|Photos||Video & Audio||Blogs||Statistics||Archive||Games||Mobile|
First came a six, then a four, then divine magic
September 13, 2009
Centurion, 1 March 2003
This was a match Tendulkar said he was compelled to live a year in advance. Everywhere he went, people reminded him about the 1st of March, the fixture against Pakistan. Consequently he did not sleep properly for 12 nights leading up.
Facing a handsome target, Tendulkar shed his pent-up anxiety with three strokes in Shoaib's opening over to jumpstart a classic innings. The first of them - reaching out (were he not so pumped up, he would have surely let it pass for a wide), at once cutting and tipping, very high over the square third-man boundary - would become an icon, for cricketing merit; its sheer thrill, and nationalist symbolism, a sort of belated rebuff to the Miandad six.
The second stroke was his lovely trademark - back in the crease and with swirling wrists diverting a reasonable delivery to square leg. But the third shot - the third shot.
A little trot across to off stump, block, down the ground to the on, four. No back-lift, no follow-through: none needed. I have never seen such a concisely expressed cricket stroke. He simply met the ball and the entire execution began there and finished there. And by now the crowd, the most vividly alive of the tournament, had gone quite wild. Visually it was like a cinematic special effect: everything moved in a blur - flags, roars, horns, waves, the ball, Shoaib - and amid it Sachin and his pure stroke appeared magically frozen.
Rahul Bhattacharya is the author of Pundits from Pakistan: On Tour with India, 2003-04. This article was first published in the print version of Cricinfo MagazineFeeds: Rahul Bhattacharya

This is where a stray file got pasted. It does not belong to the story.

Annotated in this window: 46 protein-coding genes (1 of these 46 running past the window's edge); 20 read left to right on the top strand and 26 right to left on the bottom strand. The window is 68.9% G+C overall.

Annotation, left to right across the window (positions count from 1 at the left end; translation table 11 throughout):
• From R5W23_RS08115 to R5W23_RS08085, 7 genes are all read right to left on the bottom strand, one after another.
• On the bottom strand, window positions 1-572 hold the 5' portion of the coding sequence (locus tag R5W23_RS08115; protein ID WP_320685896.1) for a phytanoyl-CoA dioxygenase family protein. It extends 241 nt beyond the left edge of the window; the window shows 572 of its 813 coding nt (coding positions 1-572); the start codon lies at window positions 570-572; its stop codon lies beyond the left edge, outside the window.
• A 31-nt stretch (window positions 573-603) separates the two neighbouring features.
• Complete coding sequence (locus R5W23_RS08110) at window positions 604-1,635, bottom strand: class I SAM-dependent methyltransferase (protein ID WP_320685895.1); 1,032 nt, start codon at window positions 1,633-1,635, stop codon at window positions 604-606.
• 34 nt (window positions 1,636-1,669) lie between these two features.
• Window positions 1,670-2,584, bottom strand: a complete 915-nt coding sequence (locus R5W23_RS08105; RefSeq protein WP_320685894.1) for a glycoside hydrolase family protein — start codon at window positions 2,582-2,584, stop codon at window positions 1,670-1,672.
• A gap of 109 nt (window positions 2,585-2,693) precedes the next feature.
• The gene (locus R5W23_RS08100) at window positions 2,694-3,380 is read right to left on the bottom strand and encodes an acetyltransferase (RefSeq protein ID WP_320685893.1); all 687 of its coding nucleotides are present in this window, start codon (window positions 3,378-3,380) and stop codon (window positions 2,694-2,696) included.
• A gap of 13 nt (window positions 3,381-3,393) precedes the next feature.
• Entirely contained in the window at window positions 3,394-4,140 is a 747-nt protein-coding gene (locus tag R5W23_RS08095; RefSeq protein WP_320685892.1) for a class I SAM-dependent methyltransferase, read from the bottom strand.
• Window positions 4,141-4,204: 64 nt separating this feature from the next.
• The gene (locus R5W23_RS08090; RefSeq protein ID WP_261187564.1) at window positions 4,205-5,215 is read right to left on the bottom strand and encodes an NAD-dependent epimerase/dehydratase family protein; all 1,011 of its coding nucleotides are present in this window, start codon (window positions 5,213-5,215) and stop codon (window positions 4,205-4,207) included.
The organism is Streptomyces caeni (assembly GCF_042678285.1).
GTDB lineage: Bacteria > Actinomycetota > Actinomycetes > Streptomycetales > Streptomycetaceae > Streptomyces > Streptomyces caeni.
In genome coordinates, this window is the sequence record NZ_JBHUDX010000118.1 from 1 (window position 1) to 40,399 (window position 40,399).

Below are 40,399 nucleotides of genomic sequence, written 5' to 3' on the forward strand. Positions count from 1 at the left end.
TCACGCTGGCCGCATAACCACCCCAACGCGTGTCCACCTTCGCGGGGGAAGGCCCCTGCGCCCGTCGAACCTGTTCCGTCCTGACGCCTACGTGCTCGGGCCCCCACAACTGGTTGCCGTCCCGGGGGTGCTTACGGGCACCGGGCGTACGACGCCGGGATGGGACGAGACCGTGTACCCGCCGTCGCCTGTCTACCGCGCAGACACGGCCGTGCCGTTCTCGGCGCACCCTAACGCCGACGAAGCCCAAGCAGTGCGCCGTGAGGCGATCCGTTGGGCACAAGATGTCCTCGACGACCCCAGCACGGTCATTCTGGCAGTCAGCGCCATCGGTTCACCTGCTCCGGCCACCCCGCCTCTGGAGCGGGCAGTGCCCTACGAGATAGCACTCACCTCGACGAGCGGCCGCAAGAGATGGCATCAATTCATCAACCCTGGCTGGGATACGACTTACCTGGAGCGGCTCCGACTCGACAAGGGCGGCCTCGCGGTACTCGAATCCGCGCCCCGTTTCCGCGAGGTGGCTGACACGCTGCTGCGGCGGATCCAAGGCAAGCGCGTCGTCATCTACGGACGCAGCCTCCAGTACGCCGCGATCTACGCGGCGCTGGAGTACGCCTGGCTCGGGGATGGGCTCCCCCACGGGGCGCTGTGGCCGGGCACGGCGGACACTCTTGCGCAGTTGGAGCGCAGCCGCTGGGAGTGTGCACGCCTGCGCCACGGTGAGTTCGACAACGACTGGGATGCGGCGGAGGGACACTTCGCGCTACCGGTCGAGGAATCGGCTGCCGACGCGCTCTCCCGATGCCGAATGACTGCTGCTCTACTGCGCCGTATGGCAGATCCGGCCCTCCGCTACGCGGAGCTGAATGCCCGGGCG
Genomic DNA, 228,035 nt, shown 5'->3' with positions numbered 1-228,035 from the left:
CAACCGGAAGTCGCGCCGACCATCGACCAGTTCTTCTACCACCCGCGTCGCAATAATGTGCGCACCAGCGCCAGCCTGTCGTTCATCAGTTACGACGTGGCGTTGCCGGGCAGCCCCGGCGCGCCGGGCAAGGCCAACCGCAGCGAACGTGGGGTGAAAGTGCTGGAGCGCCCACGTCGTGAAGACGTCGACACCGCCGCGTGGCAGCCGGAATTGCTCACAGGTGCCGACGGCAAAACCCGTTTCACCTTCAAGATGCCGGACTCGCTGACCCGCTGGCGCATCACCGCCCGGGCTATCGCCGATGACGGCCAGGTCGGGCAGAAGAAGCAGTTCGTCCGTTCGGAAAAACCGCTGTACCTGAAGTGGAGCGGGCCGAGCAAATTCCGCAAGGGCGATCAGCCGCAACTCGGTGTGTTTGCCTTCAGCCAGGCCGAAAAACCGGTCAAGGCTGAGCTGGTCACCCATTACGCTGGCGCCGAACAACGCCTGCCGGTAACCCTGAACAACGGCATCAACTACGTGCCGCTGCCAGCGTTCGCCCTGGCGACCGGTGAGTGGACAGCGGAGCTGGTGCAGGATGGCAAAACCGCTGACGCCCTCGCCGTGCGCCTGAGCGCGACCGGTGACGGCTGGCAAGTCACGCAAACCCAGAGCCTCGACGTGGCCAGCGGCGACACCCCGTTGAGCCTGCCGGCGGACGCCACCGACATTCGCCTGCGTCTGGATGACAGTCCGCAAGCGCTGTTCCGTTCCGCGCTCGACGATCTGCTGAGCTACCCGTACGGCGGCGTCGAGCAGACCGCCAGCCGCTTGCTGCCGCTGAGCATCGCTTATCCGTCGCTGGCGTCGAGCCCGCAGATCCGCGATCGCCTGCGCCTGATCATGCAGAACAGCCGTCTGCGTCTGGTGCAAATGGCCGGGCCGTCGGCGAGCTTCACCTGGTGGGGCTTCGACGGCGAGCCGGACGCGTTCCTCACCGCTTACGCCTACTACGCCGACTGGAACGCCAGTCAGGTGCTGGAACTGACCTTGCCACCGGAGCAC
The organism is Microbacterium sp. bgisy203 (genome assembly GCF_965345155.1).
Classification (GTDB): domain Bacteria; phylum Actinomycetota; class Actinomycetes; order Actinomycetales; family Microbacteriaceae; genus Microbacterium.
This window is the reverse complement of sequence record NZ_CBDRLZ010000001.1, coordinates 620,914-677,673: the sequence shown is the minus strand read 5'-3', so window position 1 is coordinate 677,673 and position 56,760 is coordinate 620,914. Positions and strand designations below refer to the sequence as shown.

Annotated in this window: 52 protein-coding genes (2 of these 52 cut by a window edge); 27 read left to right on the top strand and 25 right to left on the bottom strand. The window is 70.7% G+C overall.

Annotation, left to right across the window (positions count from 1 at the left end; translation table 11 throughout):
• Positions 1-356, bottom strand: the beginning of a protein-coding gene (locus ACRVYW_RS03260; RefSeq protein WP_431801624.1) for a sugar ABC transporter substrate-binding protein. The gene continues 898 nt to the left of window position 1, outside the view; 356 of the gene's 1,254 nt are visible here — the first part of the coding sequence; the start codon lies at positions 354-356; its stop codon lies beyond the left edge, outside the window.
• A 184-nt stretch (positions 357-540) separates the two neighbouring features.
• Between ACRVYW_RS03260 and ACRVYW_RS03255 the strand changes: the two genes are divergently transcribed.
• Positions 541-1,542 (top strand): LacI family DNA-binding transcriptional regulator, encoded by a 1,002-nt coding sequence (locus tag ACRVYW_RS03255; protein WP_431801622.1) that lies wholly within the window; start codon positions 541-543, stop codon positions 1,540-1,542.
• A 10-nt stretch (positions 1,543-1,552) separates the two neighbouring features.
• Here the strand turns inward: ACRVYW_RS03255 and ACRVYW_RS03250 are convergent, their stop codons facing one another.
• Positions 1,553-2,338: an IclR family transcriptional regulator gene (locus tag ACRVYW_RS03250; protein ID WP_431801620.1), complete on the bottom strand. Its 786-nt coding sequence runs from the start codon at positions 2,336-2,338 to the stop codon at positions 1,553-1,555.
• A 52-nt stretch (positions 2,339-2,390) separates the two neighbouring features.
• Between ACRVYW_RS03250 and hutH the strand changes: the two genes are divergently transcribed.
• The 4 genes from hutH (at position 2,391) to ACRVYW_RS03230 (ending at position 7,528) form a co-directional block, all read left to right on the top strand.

© ESPN Sports Media Ltd.
Gleanings: Former England fast bowler Chris Old talks about Brearley's captaincy, run-ins with Boycott, and Headingley '81
Numbers Game: Michael Clarke has the better overall average, while Alastair Cook's overseas record is better
Jarrod Kimber: Two very different men in their 100th Test lead their countries with the Ashes at stake
Ed Smith: In separating sportsmen into two distinct categories - tough men and cowards - we miss the whole truth
Ahmer Naqvi: He may be all the rage but to a hipster-connoisseur of fast bowling, he's not quite the real deal
Till 1992 there was no thought about South Africa playing in the World Cup, but Mandela's words changed that immediately. Such was the power of Mandela
Having troubled the English batsmen with his speed and accuracy, Mitchell Johnson is now preparing for the mind games ahead of the third Ashes Test in Perth
Mitchell Johnson may not be a gigantic, horned, fire-breathing dragon with seven heads - but he could not have done much more damage if he were
Two very different men will have the honour of captaining their countries in their 100th Test with the Ashes at stake